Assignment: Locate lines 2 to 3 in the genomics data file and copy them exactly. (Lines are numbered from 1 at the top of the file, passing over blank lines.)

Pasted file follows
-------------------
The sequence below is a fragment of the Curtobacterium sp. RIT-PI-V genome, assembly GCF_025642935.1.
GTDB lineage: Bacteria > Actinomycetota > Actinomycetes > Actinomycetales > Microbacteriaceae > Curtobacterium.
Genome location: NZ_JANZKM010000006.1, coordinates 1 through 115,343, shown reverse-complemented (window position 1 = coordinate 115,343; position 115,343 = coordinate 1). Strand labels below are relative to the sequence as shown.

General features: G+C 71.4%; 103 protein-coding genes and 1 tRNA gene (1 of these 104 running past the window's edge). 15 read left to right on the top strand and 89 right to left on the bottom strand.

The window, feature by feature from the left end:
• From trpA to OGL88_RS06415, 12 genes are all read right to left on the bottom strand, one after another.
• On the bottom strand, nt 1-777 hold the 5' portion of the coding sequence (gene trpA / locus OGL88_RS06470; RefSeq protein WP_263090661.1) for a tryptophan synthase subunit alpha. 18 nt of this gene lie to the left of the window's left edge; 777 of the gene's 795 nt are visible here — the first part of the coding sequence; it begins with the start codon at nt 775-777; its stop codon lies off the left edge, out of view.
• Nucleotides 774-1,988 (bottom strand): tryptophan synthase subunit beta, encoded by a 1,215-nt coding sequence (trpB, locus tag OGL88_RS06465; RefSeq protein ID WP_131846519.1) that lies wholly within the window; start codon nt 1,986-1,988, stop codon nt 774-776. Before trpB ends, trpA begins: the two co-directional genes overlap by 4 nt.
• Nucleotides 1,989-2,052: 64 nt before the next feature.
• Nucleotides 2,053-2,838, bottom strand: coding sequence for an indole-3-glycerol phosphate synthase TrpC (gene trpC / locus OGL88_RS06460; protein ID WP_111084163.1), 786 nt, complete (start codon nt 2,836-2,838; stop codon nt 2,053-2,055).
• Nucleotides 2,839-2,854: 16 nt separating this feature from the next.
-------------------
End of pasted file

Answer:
GTDB lineage: Bacteria > Actinomycetota > Actinomycetes > Actinomycetales > Microbacteriaceae > Curtobacterium.
Genome location: NZ_JANZKM010000006.1, coordinates 1 through 115,343, shown reverse-complemented (window position 1 = coordinate 115,343; position 115,343 = coordinate 1). Strand labels below are relative to the sequence as shown.